Ammonium Nitrate: A History of Explosions
On August 4th, 2020, a widely felt explosion of a ship carrying farm fertilizer rocked Beirut, Lebanon, killing over 130 people and injuring thousands. It happened around 6:00 p.m. that Tuesday evening, and could have been avoided if port authority officials had simply listened to the warnings of a concerned expert six years ago.
Back in 2013, there was a Russian vessel on the way to Mozambique that had to suddenly stop in the port of Beirut because of some financial issues. According to CNN, the ship had over 2,750 tons of ammonium nitrate on it. And, even though Lebanon’s Director of Customs, Badri Daher, told port authority officials that letting it just sit there was the same as babysitting a stationary “floating bomb”, they didn’t do anything about it.
Daher knew way back then that the climate conditions in the area were not suitable and downright dangerous for that type of cargo, and could possibly result in a deadly catastrophe. The resulting explosion was so powerful that it could be felt about 150 miles away.
What Is Ammonium Nitrate?
An article in Scientific American that was written by Gabriel da Silva, a senior lecturer in Chemical Engineering at the University of Melbourne, says that ammonium nitrate cannot burn on its own, but can give off a very concentrated source of oxygen, which could possibly feed the flames of something that may be burning nearby. After the explosion in Beirut, it was found that a small fire was burning near the site where this horrible incident happened.
The site where the August 4th, 2020 Lebanon explosion occurred. Image from CNN.
Some scientists think that due to increased temperatures in the area, the agricultural fertilizer (which contained super-high levels of ammonium nitrate) began to break down on its own over time. Then, when it did, the dangerous gasses and water vapors that the chemical compound began to give off is likely what caused the deadly explosion.
Past Explosions That Involved Ammonium Nitrate
Incidents like this that involved ammonium nitrate have occurred overseas as well as within the United States multiple times over the years. Here are few of the most memorable explosions.
The West, Texas Fertilizer Plant Explosion. On April 17th, 2013, 15 people, including 12 firefighters and first responders were killed from an explosion at the Adair Grain and West Fertilizer Company. Some open flames near a big tank of ammonium nitrate is what caused the spontaneous blast, which could reportedly be felt and heard over 60 miles away. Three years later, the Bureau of Alcohol, Tobacco, Firearms and Explosives determined that the explosion was purposefully done, and offered a $50,000 reward for anyone who came forward with information that could lead to an arrest.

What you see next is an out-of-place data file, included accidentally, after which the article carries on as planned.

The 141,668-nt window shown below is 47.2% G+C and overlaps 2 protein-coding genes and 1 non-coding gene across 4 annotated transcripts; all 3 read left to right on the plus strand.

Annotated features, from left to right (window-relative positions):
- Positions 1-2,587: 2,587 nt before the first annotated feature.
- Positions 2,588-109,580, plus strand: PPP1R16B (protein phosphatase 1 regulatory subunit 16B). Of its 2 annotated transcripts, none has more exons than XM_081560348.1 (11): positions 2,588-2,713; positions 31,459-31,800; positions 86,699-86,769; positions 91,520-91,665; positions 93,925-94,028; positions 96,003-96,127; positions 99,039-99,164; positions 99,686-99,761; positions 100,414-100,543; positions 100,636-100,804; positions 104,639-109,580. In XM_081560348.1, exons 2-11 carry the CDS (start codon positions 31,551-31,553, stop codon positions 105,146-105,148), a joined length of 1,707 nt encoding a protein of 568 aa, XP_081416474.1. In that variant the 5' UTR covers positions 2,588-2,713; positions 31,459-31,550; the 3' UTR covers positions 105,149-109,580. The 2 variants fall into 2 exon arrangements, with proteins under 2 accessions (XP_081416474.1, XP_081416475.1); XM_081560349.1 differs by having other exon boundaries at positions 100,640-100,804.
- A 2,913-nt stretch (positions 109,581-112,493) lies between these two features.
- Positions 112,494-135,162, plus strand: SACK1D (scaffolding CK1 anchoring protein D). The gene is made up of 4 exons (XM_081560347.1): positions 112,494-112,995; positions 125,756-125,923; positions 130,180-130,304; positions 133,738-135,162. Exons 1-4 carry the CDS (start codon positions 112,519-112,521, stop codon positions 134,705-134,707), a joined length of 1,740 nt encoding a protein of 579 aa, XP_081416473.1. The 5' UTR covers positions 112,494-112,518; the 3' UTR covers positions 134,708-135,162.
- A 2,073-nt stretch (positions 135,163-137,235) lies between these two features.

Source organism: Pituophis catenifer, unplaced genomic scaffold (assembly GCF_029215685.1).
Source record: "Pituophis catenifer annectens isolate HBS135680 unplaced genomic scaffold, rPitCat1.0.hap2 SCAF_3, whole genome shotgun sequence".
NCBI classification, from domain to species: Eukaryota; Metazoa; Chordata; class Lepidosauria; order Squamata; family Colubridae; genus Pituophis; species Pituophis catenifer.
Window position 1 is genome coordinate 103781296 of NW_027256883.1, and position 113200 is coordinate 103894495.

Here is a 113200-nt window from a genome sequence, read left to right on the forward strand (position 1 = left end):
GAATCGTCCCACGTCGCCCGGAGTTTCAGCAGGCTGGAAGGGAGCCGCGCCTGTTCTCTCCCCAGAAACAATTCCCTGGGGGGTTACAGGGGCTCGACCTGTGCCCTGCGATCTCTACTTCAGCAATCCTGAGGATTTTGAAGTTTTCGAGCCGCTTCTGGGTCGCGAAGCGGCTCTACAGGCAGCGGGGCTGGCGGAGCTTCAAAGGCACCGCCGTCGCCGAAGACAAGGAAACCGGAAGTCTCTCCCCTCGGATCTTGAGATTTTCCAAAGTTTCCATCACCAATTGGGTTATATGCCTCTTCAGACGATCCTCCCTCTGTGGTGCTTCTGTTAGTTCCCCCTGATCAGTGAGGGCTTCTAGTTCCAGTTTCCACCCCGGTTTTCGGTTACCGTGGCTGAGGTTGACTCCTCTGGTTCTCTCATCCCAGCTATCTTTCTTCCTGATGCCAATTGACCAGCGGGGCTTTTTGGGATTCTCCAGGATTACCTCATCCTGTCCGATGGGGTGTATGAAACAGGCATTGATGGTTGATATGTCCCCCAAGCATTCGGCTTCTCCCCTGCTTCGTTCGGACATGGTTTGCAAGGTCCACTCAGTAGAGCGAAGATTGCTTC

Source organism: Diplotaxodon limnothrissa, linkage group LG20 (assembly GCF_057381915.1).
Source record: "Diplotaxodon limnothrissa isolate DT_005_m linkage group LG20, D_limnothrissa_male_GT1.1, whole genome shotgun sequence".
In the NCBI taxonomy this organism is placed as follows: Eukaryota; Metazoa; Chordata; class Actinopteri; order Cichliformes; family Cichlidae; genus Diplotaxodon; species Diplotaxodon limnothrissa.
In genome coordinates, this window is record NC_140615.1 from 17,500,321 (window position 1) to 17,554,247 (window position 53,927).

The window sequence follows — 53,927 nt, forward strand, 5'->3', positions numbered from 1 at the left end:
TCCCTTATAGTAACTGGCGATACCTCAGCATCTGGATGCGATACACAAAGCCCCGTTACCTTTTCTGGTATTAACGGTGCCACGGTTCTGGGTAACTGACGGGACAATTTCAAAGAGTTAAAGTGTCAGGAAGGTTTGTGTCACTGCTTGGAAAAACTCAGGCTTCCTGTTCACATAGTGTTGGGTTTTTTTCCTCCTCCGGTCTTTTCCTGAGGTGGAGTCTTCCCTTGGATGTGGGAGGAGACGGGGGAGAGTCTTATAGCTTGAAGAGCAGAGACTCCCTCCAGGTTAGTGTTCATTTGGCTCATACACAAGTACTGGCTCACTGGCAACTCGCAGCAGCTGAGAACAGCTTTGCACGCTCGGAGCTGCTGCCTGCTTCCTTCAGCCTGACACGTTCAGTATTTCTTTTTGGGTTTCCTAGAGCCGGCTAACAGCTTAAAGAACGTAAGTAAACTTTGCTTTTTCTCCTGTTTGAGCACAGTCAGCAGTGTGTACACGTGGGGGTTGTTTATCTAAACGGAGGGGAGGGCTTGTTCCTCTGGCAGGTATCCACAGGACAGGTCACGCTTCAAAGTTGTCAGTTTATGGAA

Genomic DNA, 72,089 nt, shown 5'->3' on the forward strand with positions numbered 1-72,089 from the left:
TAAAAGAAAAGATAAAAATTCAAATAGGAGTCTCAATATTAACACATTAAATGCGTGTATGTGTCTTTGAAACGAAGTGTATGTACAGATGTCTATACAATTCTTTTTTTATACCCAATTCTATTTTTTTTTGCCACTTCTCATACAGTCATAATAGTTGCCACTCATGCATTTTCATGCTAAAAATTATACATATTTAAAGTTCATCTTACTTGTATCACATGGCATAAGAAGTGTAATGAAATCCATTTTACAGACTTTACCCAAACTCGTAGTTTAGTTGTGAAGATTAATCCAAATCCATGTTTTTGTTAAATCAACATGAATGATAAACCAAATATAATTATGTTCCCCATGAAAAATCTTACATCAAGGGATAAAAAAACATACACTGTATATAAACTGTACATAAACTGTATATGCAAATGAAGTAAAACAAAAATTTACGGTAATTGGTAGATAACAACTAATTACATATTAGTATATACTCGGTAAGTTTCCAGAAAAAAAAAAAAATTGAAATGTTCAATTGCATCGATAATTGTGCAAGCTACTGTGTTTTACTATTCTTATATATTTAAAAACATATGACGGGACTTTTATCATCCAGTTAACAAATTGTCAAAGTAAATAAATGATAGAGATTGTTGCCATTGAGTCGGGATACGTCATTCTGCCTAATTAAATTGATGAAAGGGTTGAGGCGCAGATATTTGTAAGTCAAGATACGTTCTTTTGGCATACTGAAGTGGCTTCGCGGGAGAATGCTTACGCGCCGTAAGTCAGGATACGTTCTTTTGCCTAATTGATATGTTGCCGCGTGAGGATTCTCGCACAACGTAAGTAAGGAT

The Tianjin, China Factory Explosion. In August of 2015, over 170 people were killed (including 80 firefighters) from an explosion at a Tianjin factory in the Hebei Province. A chemical called nitro-cotton had self-ignited after workers had carelessly allowed it to dry out. Then, some nearby ammonium nitrate was initiated, which is what caused the explosion that left a huge crater in the ground at the site and around 300 nearby homes damaged or destroyed. According to reports, residents say it felt like an “atomic bomb” had hit, and the explosion had shot a fireball straight into the air resulting in flaming debris to rain down. Over 120 people were charged with causing the incident, one where 8 bodies were never found.
Scene at the Texas City Disaster Explosion. Image from The Galveston County Daily News.
The Texas City Disaster. On the morning of April 16th, 1947, workers were loading fertilizer, tobacco and ammunition onto a freighter called the SS Grandcamp. Aluminum nitrate was what the fertilizer was made from, being that shortly after World War II (when the compound was used by the United States Army for explosives) it was permitted for continued use in fertilizer production. According to verified historical records, a fire that started from a cigarette ended up getting out of control. And, even though they were able to get all the ammunition off the vessel, it still exploded. The blast could be heard 150 miles away, and sent a nearby boat flying straight into the air, instantly killing everybody who was working on the dock that morning. Falling flames and debris set off another explosion of a chemical storage plant nearby killing over 230 of its workers. Over 500 homes were destroyed that day, almost 600 people were killed, and around 4,000 were injured. The explosion was so massive that it started a 15 foot tidal wave, and blew the anchor of the SS Grandcamp (which weighed a ton and a half) a couple of miles away from the site.
Crater left after the Oppau, Germany Explosion. Image from TapRoot Root Cause Analysis.
The Oppau, Germany Explosion. On September 21st, 1921, workers at a plant were trying to get a plaster-like, ten-year-old mixture of ammonium sulfate and fertilizer removed from a silo. They were using pickaxes at first, but when it got too tedious and tiring, they started sticking small sticks of dynamite into the hardened substance to break it up easier. They’d use dynamite thousands of times before with no problem, until that day, when there was a huge explosion. There were close to 600 people killed and over 2,000 injured in this incident, the one where it was first discovered that ammonium nitrate was always flammable no matter how old it is, and even when it’s mixed with other substances.
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